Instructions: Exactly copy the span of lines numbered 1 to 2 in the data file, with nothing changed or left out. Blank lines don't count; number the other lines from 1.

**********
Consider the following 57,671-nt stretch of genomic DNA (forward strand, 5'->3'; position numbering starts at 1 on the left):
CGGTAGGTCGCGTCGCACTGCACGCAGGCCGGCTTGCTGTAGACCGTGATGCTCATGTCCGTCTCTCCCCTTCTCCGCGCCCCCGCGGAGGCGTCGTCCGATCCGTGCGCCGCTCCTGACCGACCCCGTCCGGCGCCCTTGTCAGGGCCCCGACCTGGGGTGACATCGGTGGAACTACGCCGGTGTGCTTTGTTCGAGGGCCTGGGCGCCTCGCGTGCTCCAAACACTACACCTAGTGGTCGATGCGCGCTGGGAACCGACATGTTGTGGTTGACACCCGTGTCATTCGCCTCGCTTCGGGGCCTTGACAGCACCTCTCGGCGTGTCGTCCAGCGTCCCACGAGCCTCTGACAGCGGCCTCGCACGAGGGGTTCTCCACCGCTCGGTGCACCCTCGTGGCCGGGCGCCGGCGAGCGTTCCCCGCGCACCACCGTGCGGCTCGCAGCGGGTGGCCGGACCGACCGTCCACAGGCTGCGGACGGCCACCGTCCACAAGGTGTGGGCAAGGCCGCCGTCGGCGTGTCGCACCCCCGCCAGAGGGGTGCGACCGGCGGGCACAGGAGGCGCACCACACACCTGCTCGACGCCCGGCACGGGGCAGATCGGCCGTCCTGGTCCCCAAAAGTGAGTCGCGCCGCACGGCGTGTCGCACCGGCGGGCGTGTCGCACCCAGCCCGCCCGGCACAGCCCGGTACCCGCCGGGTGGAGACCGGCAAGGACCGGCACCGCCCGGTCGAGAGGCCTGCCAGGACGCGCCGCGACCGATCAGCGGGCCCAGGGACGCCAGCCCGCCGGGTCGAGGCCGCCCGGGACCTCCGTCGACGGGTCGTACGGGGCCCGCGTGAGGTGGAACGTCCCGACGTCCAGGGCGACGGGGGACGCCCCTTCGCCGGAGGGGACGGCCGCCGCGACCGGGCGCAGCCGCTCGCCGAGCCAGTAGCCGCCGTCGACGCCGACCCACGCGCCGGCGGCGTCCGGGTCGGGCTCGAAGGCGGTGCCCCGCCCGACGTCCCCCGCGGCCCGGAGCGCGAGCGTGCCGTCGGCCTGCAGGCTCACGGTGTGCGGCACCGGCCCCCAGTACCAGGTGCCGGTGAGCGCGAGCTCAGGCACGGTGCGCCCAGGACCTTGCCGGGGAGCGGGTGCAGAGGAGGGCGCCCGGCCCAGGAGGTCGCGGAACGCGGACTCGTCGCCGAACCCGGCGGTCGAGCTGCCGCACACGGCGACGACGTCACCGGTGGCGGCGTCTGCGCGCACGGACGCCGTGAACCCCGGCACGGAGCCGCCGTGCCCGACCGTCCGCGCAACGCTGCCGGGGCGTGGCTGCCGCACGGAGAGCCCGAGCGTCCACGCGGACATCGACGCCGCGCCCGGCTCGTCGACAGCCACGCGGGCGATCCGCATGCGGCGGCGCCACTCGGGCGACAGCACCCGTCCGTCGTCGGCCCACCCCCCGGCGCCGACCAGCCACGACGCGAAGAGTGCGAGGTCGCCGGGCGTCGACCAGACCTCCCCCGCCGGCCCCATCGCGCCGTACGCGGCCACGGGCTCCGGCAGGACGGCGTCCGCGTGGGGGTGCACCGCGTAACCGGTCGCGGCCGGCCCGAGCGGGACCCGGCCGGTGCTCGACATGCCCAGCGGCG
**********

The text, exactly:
Consider the following 57,671-nt stretch of genomic DNA (forward strand, 5'->3'; position numbering starts at 1 on the left):
CGGTAGGTCGCGTCGCACTGCACGCAGGCCGGCTTGCTGTAGACCGTGATGCTCATGTCCGTCTCTCCCCTTCTCCGCGCCCCCGCGGAGGCGTCGTCCGATCCGTGCGCCGCTCCTGACCGACCCCGTCCGGCGCCCTTGTCAGGGCCCCGACCTGGGGTGACATCGGTGGAACTACGCCGGTGTGCTTTGTTCGAGGGCCTGGGCGCCTCGCGTGCTCCAAACACTACACCTAGTGGTCGATGCGCGCTGGGAACCGACATGTTGTGGTTGACACCCGTGTCATTCGCCTCGCTTCGGGGCCTTGACAGCACCTCTCGGCGTGTCGTCCAGCGTCCCACGAGCCTCTGACAGCGGCCTCGCACGAGGGGTTCTCCACCGCTCGGTGCACCCTCGTGGCCGGGCGCCGGCGAGCGTTCCCCGCGCACCACCGTGCGGCTCGCAGCGGGTGGCCGGACCGACCGTCCACAGGCTGCGGACGGCCACCGTCCACAAGGTGTGGGCAAGGCCGCCGTCGGCGTGTCGCACCCCCGCCAGAGGGGTGCGACCGGCGGGCACAGGAGGCGCACCACACACCTGCTCGACGCCCGGCACGGGGCAGATCGGCCGTCCTGGTCCCCAAAAGTGAGTCGCGCCGCACGGCGTGTCGCACCGGCGGGCGTGTCGCACCCAGCCCGCCCGGCACAGCCCGGTACCCGCCGGGTGGAGACCGGCAAGGACCGGCACCGCCCGGTCGAGAGGCCTGCCAGGACGCGCCGCGACCGATCAGCGGGCCCAGGGACGCCAGCCCGCCGGGTCGAGGCCGCCCGGGACCTCCGTCGACGGGTCGTACGGGGCCCGCGTGAGGTGGAACGTCCCGACGTCCAGGGCGACGGGGGACGCCCCTTCGCCGGAGGGGACGGCCGCCGCGACCGGGCGCAGCCGCTCGCCGAGCCAGTAGCCGCCGTCGACGCCGACCCACGCGCCGGCGGCGTCCGGGTCGGGCTCGAAGGCGGTGCCCCGCCCGACGTCCCCCGCGGCCCGGAGCGCGAGCGTGCCGTCGGCCTGCAGGCTCACGGTGTGCGGCACCGGCCCCCAGTACCAGGTGCCGGTGAGCGCGAGCTCAGGCACGGTGCGCCCAGGACCTTGCCGGGGAGCGGGTGCAGAGGAGGGCGCCCGGCCCAGGAGGTCGCGGAACGCGGACTCGTCGCCGAACCCGGCGGTCGAGCTGCCGCACACGGCGACGACGTCACCGGTGGCGGCGTCTGCGCGCACGGACGCCGTGAACCCCGGCACGGAGCCGCCGTGCCCGACCGTCCGCGCAACGCTGCCGGGGCGTGGCTGCCGCACGGAGAGCCCGAGCGTCCACGCGGACATCGACGCCGCGCCCGGCTCGTCGACAGCCACGCGGGCGATCCGCATGCGGCGGCGCCACTCGGGCGACAGCACCCGTCCGTCGTCGGCCCACCCCCCGGCGCCGACCAGCCACGACGCGAAGAGTGCGAGGTCGCCGGGCGTCGACCAGACCTCCCCCGCCGGCCCCATCGCGCCGTACGCGGCCACGGGCTCCGGCAGGACGGCGTCCGCGTGGGGGTGCACCGCGTAACCGGTCGCGGCCGGCCCGAGCGGGACCCGGCCGGTGCTCGACATGCCCAGCGGCG